This title is one of Ge Ling Shang's subtitles (Affirmation as Liberation) and is taken from a verse in the Zhuangzi (2/4) which he renders: "Things however peculiar, ridiculous, wondrous and mysterious, they are all One as Dao throughs." I confess that I have yet to understand what precisely he means by "Dao throughs as One". Here is part of his explanation: "For Zhuangzi, One is what Dao is while throughness is the positive state of One." If you find that less than helpful, you are not alone.
Much of what I have read of this book so far reminds me of the Zhuangzi itself; one must dig hard to discover the precious ore that one knows is there. Finding it thereby makes it all the more one's own. Yet, to be frank, opaqueness in this instance is unnecessary, and I can't help but think that Ge, whose first language is not English, has been let down by his editors and publishers (SUNY Press). The numerous glaring grammatical errors are even more indicative of this fact, though they are not so important, except when they make his meanings unclear, which, unfortunately, is sometimes the case. This having been said, there is, I believe, a great deal of significant insight into Zhuangzi to be found here, and I certainly don't fault Ge Ling Sheng for its grammatical shortcomings. [As I have read further, things have improved.]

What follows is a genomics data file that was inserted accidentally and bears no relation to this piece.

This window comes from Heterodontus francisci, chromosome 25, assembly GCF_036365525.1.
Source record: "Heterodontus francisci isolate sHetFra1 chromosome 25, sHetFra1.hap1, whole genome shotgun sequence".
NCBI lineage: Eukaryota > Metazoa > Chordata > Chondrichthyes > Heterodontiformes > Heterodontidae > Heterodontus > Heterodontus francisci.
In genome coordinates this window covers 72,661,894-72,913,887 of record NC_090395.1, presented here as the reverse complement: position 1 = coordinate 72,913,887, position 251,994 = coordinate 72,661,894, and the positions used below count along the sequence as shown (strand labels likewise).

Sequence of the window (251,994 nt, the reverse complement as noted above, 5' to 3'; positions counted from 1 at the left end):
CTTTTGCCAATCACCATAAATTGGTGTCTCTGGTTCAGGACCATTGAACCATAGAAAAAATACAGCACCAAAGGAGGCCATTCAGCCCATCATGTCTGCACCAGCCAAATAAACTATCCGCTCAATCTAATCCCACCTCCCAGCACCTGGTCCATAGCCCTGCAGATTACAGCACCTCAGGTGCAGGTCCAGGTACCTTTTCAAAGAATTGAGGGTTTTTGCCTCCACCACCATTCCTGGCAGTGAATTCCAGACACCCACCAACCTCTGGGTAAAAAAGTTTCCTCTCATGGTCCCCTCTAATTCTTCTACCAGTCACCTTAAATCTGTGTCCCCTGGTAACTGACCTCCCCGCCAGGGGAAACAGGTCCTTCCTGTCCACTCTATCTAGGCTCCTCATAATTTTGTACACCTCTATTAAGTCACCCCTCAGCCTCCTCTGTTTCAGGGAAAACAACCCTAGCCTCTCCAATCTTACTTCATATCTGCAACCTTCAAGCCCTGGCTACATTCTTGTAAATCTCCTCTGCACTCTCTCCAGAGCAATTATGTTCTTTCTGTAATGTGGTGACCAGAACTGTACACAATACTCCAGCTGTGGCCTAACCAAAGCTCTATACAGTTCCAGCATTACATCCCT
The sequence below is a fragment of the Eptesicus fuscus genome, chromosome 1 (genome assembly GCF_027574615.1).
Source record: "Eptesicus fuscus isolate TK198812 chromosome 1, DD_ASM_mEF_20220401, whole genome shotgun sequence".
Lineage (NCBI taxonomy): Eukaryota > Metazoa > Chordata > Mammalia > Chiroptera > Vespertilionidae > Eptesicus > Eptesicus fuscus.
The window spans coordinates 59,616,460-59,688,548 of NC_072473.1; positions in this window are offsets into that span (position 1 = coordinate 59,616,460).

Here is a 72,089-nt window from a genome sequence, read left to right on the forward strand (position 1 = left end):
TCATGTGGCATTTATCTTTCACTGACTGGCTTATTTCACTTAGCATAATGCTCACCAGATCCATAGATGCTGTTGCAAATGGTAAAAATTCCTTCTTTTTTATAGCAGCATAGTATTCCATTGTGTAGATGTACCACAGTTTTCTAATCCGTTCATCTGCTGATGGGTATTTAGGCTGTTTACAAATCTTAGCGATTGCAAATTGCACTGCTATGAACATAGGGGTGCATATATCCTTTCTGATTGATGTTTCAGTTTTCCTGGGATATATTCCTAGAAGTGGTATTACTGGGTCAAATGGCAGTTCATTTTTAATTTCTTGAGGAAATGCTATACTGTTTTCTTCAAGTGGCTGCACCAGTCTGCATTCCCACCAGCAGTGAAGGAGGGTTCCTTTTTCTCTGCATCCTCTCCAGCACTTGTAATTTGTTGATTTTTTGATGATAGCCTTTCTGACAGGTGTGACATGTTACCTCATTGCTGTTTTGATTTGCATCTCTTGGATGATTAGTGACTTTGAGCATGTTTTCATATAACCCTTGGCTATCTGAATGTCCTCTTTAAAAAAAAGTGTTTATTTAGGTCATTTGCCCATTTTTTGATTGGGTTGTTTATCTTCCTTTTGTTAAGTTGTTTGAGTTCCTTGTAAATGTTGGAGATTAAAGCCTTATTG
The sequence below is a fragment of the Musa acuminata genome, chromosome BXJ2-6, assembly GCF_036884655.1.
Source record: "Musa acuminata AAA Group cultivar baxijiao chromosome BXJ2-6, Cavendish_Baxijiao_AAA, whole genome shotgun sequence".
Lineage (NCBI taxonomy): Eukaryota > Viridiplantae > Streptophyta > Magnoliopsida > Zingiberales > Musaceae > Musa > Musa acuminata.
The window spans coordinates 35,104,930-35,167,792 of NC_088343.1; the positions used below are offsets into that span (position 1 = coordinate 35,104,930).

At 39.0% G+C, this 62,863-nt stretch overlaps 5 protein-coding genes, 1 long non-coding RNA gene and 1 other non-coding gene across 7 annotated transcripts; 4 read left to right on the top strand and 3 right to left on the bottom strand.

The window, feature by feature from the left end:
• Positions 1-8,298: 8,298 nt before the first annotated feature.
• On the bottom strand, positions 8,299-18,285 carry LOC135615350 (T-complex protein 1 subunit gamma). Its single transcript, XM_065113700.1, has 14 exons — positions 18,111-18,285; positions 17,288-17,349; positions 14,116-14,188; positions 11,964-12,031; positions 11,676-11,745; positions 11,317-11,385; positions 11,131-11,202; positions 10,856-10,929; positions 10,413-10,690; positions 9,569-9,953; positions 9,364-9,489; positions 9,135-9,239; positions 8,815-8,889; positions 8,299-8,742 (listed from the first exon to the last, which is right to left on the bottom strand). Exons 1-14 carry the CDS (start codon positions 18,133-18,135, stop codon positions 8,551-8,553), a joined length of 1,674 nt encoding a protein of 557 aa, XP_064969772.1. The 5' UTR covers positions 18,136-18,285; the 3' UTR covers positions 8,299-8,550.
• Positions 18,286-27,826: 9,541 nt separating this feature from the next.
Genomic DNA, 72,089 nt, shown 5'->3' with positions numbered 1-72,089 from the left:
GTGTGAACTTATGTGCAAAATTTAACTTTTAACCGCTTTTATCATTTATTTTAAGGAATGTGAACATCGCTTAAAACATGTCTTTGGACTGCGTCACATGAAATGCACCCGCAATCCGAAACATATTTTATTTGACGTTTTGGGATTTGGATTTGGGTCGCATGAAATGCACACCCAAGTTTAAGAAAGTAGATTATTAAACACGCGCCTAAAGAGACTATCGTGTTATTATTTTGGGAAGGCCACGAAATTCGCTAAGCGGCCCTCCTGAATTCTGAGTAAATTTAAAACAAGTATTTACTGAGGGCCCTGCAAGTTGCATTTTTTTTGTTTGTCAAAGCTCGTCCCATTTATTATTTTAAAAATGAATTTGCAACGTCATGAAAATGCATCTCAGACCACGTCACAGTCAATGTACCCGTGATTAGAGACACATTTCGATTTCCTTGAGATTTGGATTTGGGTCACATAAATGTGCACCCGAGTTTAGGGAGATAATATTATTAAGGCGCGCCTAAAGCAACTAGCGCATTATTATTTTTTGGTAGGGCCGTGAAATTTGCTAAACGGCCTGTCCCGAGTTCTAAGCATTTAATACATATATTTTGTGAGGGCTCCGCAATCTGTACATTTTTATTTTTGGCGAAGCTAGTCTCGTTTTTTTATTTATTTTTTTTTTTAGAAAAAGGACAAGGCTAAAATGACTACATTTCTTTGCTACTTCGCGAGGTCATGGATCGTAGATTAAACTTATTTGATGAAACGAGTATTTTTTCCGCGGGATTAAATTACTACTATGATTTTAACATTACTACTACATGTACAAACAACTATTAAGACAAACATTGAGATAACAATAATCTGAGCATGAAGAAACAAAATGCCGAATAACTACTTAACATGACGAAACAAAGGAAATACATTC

The more traditional rendering of this phrase is that "Dao connects things into a Unity". Ge, very careful not to fall into the trap of making of Dao an entity that does things, prefers "throughs" to "connects". What I think he means is that Dao is the reality that occasions the unity of things, not what makes them One. He speaks of "throughness" as openness; Dao is the vast openness through which all that happens happens. I am reminded of the identification of qi (vital force) as "an emptiness waiting for the presence of beings" (Chapter 4). It is not a thing, but the potentiality and occasion in which things happen. Words cannot say it; imagination helps, but necessarily falls short.
One precipitate of this understanding of Dao as the openness that occasions the arising of things is the transcendence of the many versus One dualism. Oneness does not subsume the differences of the many, but rather insures them. "One", writes Ge, "is simply a sum of things, that is to say, one is the ten thousand things put together." It therefore, "affirms the existence of every single being. The differences between individuals are not dissolved into some grand and abstracted universal, but are distinguished or characterized by the Oneness of their togetherness." Their oneness is in their differences. (This is very much in accord with the thinking of Guo Xiang, to whom Ge gives a nod as influencing his own thought.)
This is all very profound and profoundly meaningful, and therefore difficult to grasp. Fortunately for you, space is running out and so I won't inflict any more of my own grappling upon you. Instead, I'll close with a paraphrase of what Zhuangzi had to say after a similar discussion with Huizi: "But let's forget all this profound blabbering and just wander together in the blabberless freedom of Dao — shall we?!"
You can check out Scott's writings on Zhuangzi here.